Do We Really Get The Most Sun Damage In Childhood?

by Gio
most sun damage in childhood

Truth or false: 80% of sun damage happens by the age of 18?

Common wisdom wants you to believe it’s true. By then, why is your skin so elastic at 18? I mean, if that were you true, wouldn’t your skin be a withered old prune by then?

Instead, the first fine lines don’t usually show up until your late ’20s, early ’30s. Unless you DID spend your entire childhood outdoors.

I grew up in sunny Italy and let me tell you, those warm summers didn’t do my skin any favours. In my mid ’20s, I already had to deal with crow’s feet. Ugh. Why didn’t anyone tell me to wear sunscreen back then?

But even then, the numbers don’t add up. Think about it: how can you get more sun damage in 18 years than you do in the rest of your life? You don’t.

According to recent research, only 23% of damage has been done by the time you turn 18. At 40, you’ve accumulated 46% of damage. That’s another 23%. From your 40s to your 60s, you accumulate another 27%. That’s the exact amount that occurs between the ages of 60 and 78 too. The total is 100%.

And when you’re even older? The study doesn’t say. It was based on a 78 year life span. But it does show that in two decades, we accumulate an average of 25% of sun damage, which increases slightly as get older.

Now, this makes a lot more sense, doesn’t it? It also means that you can never stop to use sunscreen, no matter how old you are. If the sun shines, slather it on, and then go out and enjoy yourself!

Do you wear sunscreen every day? Let me know in the comments below.

Take The Guesswork Out Of Skincare Shopping

Screenshot from 2017 04 30 11 51 35

Get access to the “Pro Skincare Library” for exclusive skincare routine “cheat sheets” and tricks to help you navigate the beauty aisles jungle like a pro and immediately know what to pick off the shelves to achieve the gorgeous skin of your dreams - even when you’re drowning in an endless sea of skincare products.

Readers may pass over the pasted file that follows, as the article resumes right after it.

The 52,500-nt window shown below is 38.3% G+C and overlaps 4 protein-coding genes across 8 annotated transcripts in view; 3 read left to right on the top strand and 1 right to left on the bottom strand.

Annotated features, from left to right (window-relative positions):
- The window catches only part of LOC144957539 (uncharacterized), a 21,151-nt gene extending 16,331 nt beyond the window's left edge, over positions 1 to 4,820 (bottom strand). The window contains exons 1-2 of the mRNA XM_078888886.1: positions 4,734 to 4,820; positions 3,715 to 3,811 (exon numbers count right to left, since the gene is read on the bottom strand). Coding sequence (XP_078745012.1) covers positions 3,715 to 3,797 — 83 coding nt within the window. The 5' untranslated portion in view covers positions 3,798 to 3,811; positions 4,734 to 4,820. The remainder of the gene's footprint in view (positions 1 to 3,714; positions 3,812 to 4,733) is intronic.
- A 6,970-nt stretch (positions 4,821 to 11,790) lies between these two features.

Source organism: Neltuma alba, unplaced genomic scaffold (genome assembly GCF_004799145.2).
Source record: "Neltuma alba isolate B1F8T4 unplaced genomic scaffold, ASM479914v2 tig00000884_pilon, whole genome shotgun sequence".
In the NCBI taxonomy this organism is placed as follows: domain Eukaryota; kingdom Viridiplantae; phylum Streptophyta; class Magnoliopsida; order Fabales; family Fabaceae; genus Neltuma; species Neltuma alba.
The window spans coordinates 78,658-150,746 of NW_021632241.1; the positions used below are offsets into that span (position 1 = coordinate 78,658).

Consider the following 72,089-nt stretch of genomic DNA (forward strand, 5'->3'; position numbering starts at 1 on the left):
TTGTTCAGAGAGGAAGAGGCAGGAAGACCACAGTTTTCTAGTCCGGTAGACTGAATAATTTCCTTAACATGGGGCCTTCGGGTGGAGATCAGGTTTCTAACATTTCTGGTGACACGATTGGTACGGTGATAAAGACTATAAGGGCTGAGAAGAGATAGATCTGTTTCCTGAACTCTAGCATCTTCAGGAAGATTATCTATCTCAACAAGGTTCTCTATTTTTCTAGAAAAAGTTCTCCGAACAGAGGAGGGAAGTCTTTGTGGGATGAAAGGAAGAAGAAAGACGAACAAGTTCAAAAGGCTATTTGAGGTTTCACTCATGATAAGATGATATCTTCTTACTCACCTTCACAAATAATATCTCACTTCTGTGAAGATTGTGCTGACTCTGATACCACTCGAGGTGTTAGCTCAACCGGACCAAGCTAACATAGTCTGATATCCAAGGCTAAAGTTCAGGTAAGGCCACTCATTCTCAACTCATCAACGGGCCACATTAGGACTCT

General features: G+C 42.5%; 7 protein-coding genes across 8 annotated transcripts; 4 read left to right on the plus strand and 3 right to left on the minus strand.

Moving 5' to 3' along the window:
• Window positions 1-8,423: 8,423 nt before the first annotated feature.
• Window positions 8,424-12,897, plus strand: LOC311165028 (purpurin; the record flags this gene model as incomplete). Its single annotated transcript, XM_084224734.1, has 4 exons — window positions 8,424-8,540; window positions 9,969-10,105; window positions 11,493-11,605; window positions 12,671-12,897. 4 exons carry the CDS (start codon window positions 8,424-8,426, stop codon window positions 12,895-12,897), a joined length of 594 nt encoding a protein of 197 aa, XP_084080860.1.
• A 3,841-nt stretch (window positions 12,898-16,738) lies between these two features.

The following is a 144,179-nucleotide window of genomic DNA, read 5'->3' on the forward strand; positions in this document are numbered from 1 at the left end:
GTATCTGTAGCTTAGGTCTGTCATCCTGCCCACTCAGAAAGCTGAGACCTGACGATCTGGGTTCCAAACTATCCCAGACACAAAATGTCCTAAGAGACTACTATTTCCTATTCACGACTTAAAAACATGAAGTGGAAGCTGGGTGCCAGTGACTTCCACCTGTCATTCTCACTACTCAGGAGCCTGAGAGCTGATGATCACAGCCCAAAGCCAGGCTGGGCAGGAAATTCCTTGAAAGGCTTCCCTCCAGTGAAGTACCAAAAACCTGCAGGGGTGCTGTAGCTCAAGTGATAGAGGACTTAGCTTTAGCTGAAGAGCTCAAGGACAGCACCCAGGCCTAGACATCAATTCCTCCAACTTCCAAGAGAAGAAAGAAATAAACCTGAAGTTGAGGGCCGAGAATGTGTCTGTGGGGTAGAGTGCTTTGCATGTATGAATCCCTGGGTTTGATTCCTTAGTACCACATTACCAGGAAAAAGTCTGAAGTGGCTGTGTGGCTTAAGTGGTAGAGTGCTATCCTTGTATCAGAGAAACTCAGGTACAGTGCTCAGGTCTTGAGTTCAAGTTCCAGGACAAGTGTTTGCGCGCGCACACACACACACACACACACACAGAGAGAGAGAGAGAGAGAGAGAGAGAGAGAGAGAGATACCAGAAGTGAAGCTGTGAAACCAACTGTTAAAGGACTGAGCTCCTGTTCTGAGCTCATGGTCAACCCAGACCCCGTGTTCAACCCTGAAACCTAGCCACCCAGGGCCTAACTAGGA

Powered by ConvertKit



Trisha August 26, 2014 - 5:18 pm

Yeah, that statistic didn’t make sense.

Though, I definitely did got a lot of sun when I was a kid, sans-SPF. In fact, I have permanent dark spots on my legs from when I was a kid, and a dermatologist said it was from the sun. Weird. I never got them as an adult.

Gio August 27, 2014 - 8:41 pm

Trisha, sorry about your dark spots. The sun can play some nasty tricks. I got a lot of sun damage too when I was a kid. Who knew back then how important sunscreen was? *sighs*

audrey March 8, 2017 - 4:15 am

My father spent a lot of time in the European countries when i was little, so he was very adamant on me wearing sunscreens (we went to the beach every weekend because it’s summer all year here in Indonesia). As a little kid I didn’t understand the benefits of sunscreens and I loathed my Dad for always calling me back every hour to reapply sunscreens. It was so annoying and disturbed our fun time. But now that I’m in my mid 20s, I thanked my Dad for forcing me to use sunscreen on those beachy days. I enjoy skin that’s almost free of sun spots (I sadly have some on my neck, but almost 0 on my face) when my firends are all doing laser treatment at dermatologist clinics to banish their sun spots they accumulated during childhood. If any of you have little kiddos, force them to wear sunscreen as often as you can slather them (I know I was that kid who ran away everytime I know my Dad is going to slather me with white thick goopy cream that smells bad).